(4) Write my first book - Third, um . . . fourth time's a charm? I really do want to write a book. I enjoy writing. I've got tons of ideas. I don't know if they'll be read or how good they'll be, but I want to write nonetheless so I can pass them down to my kids and grandkids one day. I also have a lot of ideas and vision stored up inside and eventually I'm going to start putting them on paper. I won't give up on this one no matter how many times I shoot for it and miss.
(5) Stick to our 5 Year Debt Plan - Having gotten settled in our new town and after having another child, we've been able to sit down and put together both a 5 year and a 10 year plan for our finances. The payoff of sticking to our plan for 10 years is the reward of hopefully building our own home just the way we want it. Sticking to our plan for our first 5 years means that when Charlee June goes to school and Billie begins working, (We've made the family decision for Billie to stay home with our kids before their school age. Not everyone can do that and we're blessed to be able to make that decision. You never get those years back, so we'll gladly push back our plans a few years to enjoy these precious years), the only debt we will have is some of her student loans and hopefully then upon her working, a new vehicle for her.
(6) Travel - I don't know how I'll fit this in and it more than likely won't happen like I want it to, but you got to shoot for something. I love to travel. I miss it terribly. A few years ago we went on our road trip to New England and we had a blast. I miss the feel of the open road and seeing new things. With mine and Billie's 10 year wedding anniversary coming in June, I'd love to hit the road again or possibly even take her on her must desired cruise. I guess we will see. We did get annual passes for Disney World this year for Christmas so I do know we'll be making a few trips to the Happiest Place on Earth. Let's hope we still call it that at the end of 2015!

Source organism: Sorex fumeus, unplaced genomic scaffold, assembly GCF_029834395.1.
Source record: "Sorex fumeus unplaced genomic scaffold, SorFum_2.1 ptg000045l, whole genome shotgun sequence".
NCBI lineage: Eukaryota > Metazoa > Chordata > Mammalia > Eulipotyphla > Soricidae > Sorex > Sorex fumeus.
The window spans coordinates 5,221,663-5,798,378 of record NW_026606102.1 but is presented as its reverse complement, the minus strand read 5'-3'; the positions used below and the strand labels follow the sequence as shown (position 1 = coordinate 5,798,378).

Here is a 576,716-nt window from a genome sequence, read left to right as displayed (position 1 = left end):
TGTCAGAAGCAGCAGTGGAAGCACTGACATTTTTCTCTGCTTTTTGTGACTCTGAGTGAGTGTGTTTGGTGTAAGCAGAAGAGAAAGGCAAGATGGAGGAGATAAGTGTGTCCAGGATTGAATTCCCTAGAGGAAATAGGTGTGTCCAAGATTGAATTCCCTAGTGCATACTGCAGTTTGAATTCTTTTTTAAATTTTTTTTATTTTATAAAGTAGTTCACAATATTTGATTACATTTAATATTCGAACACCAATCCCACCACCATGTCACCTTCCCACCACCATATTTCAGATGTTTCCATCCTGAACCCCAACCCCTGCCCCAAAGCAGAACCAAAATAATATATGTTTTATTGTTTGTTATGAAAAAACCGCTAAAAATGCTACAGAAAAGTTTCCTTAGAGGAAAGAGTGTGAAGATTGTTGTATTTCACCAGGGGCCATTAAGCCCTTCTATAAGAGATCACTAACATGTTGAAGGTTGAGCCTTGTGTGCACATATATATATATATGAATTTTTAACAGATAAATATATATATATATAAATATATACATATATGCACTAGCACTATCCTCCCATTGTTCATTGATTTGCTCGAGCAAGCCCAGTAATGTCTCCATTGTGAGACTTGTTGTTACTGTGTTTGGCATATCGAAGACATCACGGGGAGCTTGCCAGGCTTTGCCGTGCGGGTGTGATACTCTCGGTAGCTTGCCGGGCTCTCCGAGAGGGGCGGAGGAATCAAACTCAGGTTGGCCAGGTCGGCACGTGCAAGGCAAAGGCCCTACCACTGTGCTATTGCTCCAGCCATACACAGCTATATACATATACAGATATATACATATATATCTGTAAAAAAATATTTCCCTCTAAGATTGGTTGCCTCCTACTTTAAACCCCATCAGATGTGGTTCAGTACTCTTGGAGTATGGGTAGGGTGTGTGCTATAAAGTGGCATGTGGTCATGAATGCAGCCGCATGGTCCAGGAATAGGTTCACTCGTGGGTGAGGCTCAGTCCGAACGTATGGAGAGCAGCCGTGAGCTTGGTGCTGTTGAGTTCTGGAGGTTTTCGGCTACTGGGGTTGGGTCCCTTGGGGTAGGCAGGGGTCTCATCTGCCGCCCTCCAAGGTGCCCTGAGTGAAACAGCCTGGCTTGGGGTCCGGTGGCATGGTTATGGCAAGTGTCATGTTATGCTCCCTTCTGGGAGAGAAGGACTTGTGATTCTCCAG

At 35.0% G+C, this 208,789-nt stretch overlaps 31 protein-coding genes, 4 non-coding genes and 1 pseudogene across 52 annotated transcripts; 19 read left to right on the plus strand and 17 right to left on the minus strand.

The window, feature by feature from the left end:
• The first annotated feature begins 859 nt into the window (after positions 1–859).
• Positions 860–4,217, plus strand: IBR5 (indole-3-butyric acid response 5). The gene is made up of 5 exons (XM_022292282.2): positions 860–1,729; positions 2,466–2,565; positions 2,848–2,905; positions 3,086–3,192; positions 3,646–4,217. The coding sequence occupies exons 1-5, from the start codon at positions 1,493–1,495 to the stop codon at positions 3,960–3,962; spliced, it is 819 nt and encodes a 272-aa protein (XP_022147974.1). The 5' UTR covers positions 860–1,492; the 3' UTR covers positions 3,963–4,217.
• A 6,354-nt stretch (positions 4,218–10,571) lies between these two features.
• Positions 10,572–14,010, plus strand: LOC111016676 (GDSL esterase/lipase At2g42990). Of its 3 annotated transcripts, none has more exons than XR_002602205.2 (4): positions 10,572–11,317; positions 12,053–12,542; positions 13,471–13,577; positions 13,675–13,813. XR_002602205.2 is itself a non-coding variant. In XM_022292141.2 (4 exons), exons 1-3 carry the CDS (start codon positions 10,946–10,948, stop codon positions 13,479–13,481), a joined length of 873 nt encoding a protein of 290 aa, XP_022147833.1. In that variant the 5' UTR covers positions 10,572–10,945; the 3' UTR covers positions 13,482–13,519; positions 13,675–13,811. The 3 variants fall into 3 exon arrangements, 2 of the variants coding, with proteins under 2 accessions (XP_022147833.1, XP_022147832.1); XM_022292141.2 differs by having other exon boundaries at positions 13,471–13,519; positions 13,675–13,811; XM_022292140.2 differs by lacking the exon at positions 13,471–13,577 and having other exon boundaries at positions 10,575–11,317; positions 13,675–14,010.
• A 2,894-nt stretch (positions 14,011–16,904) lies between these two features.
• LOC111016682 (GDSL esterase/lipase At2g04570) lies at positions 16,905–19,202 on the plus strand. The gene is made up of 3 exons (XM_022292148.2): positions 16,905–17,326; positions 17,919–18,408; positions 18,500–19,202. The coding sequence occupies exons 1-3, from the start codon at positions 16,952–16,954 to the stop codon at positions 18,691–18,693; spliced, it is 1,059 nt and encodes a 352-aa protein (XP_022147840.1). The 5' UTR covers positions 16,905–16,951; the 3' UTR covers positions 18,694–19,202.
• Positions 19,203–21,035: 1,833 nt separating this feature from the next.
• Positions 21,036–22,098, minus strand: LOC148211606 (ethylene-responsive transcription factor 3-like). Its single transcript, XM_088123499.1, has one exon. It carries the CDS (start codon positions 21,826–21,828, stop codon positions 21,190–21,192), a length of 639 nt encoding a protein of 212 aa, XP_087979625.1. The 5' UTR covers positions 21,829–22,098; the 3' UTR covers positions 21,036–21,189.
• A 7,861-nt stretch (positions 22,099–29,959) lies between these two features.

So there you have it. I've got six resolutions. Six goals to shoot for in the new year. Above all, I'm praying for a happy and healthy new year with my family and church. I've got huge plans and big dreams for Bell Street Church of God and ministry in general. If I don't do any of my six resolutions this year, I hope it can be said at the end of this year that I loved my family with everything I had, that I did ministry for my Savior Jesus Christ with all that was in me, and that I was an example of Jesus Christ in my day to day life. Above all, those are what really matter.
Those are my goals. What's yours?
Where did 2014 go? I mean it seems like it should be 2013 when I say, "Last year, we . . . " Instead it's 2015 and 2014 was a blur. There were a lot of changes in our lives in 2014, but that's for another upcoming blog. Suffice it to say, we were extremely busy last year, and while I probably could have found time to read more, I didn't. For the first time since 2011, I didn't read 52 books in a year. I fell well short in 2014 with 36, or 16 shy of my goal. I regressed last year after upping the mark each year. In 2011, I read 52 exactly. In 2012, I read 54. In 2013, I read 60. I had hoped to eclipse 60 in 2014, but that didn't happen. For 2015, I'm shooting to get back to 52 and start the climb again.